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Musical hallucinosis: case reports and possible neurobiological models

  • Ramon Mocellin (a1) (a2), Mark Walterfang (a1) (a2) and Dennis Velakoulis (a1) (a2)
Abstract
<span class='bold'>Objective:</span>

The perception of music without a stimulus, or musical hallucination, is reported in both organic and psychiatric disorders. It is most frequently described in the elderly with associated hearing loss and accompanied by some degree of insight. In this setting it is often referred to as ‘musical hallucinosis’. The aim of the authors was to present examples of this syndrome and review the current understanding of its neurobiological basis.

<span class='bold'>Method:</span>

We describe three cases of persons experiencing musical hallucinosis in the context of hearing deficits with varying degrees of associated central nervous system abnormalities.

<span class='bold'>Results:</span>

Putative neurobiological mechanisms, in particular those involving de-afferentation of a complex auditory recognition system by complete or partial deafness, are discussed in the light of current information from the literature.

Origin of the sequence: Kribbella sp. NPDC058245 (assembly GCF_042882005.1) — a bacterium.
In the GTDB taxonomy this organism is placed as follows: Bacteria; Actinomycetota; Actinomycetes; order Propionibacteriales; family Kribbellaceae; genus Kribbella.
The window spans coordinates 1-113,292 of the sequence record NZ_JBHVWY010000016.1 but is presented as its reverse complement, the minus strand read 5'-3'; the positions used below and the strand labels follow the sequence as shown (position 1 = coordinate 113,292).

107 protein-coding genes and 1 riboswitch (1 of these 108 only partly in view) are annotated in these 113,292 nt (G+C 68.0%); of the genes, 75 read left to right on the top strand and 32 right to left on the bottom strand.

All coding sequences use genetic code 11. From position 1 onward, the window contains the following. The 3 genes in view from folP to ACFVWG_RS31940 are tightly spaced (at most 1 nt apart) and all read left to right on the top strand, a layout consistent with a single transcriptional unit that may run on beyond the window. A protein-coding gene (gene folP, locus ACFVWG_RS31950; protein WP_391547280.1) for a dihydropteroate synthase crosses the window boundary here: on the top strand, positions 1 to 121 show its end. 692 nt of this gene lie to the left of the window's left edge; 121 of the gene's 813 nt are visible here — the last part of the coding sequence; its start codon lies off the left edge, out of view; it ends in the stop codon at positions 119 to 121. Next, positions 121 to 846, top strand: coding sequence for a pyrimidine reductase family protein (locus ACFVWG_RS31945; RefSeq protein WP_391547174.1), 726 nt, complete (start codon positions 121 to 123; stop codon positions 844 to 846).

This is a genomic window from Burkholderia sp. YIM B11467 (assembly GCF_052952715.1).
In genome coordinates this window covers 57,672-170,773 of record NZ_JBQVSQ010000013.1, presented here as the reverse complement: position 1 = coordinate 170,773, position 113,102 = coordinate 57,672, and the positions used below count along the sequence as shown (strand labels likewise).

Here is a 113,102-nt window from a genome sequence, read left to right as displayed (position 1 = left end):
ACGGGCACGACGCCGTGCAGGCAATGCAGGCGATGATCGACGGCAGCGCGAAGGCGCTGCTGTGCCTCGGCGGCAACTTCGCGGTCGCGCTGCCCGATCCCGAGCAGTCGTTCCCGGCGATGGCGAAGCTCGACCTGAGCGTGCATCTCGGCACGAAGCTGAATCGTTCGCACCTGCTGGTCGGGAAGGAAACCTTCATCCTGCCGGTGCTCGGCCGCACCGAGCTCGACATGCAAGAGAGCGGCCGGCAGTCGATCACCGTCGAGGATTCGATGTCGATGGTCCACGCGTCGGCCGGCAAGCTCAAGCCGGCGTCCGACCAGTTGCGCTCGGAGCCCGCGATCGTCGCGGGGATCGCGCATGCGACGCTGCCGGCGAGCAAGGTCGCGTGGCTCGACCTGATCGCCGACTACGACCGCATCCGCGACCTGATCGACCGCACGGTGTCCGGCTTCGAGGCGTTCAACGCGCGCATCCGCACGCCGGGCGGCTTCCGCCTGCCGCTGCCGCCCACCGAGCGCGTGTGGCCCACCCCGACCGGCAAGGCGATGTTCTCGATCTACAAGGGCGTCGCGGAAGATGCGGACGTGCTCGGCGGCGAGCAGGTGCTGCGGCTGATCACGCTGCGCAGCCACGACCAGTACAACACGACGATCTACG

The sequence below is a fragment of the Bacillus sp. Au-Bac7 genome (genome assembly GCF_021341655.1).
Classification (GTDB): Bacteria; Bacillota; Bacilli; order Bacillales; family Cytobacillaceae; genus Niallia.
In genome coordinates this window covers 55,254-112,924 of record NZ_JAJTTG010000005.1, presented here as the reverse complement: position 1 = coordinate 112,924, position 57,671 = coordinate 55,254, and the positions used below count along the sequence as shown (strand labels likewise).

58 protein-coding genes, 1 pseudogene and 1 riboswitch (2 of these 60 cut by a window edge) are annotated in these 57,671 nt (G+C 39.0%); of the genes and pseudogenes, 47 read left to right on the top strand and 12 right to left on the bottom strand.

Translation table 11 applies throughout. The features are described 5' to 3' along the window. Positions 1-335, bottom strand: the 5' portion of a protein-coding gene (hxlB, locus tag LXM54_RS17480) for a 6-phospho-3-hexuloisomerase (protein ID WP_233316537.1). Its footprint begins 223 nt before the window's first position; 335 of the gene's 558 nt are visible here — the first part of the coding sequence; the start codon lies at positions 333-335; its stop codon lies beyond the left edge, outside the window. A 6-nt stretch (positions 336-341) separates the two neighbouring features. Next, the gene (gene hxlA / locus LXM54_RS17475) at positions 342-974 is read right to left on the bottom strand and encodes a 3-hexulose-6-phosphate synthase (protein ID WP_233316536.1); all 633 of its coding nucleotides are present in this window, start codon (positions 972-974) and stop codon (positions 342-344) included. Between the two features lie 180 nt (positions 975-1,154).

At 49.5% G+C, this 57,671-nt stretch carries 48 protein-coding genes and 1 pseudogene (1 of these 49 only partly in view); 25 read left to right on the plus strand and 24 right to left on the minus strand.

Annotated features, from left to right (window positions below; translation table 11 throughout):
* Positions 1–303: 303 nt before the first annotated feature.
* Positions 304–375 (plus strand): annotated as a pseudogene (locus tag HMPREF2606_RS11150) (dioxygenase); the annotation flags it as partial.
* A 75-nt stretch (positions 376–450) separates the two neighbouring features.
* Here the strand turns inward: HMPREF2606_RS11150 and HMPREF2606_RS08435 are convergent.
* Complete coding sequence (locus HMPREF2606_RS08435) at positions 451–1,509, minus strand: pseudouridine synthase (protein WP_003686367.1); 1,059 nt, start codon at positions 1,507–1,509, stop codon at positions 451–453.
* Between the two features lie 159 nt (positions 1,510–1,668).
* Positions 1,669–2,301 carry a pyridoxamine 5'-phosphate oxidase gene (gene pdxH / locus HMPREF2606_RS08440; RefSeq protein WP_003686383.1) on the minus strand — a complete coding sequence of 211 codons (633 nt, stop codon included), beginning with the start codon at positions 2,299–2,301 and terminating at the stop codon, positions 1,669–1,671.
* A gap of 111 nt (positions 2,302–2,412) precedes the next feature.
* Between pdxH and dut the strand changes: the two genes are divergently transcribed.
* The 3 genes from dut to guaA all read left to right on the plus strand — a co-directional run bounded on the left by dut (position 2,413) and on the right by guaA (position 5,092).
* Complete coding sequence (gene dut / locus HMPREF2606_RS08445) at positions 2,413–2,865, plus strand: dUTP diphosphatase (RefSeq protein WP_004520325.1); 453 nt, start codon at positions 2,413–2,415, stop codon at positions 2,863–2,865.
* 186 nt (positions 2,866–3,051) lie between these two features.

<span class='bold'>Conclusion:</span>

Musical hallucinosis can be experienced in those patients with hearing impairment and is phenomenologically distinct for hallucinations described in psychiatric disorders.

Copyright
Corresponding author
Ramon Mocellin, Level 2, John Cade Building, Royal Melbourne Hospital, Victoria 3050 Australia. Tel: +61 3 93428750; Fax: +61 3 93428483; E-mail: ramon.mocellin@nh.org.au
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This list contains references from the content that can be linked to their source. For a full set of references and notes please see the PDF or HTML where available.

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A Baba , H Hamada . Musical hallucinations in schizophrenia. Psychopathology 1999;32:242251.

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Acta Neuropsychiatrica
  • ISSN: 0924-2708
  • EISSN: 1601-5215
  • URL: /core/journals/acta-neuropsychiatrica
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